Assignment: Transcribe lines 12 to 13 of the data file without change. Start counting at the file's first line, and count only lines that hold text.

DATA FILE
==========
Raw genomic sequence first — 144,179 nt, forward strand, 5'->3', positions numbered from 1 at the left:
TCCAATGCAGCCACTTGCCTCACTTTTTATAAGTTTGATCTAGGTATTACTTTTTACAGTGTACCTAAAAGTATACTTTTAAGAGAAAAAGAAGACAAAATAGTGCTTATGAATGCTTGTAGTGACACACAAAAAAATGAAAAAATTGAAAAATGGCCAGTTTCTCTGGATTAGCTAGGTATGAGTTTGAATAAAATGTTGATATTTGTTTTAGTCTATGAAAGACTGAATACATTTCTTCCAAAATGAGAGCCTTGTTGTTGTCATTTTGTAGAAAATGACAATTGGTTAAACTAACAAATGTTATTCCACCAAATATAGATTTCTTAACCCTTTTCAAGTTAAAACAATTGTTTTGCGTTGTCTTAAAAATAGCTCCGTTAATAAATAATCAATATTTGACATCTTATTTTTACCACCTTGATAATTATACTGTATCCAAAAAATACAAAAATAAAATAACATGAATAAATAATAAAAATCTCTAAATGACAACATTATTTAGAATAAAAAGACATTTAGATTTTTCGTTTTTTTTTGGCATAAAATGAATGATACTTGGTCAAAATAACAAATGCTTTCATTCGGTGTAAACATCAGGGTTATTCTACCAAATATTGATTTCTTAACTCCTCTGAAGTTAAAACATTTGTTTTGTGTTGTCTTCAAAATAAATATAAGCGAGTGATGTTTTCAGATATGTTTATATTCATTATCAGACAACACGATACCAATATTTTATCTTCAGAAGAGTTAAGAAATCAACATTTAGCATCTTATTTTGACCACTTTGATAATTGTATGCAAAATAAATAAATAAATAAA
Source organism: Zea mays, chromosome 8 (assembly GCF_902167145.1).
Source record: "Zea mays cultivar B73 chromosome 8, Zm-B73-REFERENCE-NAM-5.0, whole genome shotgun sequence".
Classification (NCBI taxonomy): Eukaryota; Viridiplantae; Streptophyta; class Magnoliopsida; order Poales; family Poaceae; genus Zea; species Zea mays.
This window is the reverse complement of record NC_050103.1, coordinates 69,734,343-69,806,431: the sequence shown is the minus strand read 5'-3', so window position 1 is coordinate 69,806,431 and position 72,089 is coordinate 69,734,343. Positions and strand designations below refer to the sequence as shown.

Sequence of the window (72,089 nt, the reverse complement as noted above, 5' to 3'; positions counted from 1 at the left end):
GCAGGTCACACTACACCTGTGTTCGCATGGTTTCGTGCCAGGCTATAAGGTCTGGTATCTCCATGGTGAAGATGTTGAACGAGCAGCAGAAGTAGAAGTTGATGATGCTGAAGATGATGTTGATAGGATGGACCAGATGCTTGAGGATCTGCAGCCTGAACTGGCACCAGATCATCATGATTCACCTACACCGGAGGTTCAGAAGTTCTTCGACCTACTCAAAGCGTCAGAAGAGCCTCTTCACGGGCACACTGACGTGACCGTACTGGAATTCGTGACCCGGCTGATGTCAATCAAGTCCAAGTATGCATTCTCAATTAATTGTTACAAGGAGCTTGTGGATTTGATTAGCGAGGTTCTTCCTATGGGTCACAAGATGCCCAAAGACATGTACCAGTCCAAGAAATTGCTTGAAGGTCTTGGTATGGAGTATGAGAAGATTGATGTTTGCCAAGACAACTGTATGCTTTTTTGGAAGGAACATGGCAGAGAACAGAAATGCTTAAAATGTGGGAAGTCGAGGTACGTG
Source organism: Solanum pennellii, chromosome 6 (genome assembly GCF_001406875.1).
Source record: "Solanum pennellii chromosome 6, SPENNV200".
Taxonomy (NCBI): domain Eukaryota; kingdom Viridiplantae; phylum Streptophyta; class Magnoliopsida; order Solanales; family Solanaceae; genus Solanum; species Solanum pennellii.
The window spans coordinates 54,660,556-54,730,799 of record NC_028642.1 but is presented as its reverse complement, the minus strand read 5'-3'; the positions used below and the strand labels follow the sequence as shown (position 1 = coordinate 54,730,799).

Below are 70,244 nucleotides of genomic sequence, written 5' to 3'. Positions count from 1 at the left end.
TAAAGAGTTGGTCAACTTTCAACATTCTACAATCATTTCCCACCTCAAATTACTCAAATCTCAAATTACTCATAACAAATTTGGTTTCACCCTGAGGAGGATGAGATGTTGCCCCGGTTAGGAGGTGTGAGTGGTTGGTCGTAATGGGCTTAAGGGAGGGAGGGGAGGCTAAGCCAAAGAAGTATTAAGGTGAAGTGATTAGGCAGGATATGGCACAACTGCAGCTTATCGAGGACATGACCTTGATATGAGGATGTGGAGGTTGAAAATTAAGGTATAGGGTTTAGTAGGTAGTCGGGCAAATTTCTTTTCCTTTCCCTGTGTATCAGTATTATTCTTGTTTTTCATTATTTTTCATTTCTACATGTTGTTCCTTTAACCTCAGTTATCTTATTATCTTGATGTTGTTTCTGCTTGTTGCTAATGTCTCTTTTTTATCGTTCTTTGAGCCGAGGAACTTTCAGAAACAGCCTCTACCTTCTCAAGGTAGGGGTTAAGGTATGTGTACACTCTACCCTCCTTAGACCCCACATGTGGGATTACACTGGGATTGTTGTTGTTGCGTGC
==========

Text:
The window spans coordinates 54,660,556-54,730,799 of record NC_028642.1 but is presented as its reverse complement, the minus strand read 5'-3'; the positions used below and the strand labels follow the sequence as shown (position 1 = coordinate 54,730,799).

Below are 70,244 nucleotides of genomic sequence, written 5' to 3'. Positions count from 1 at the left end.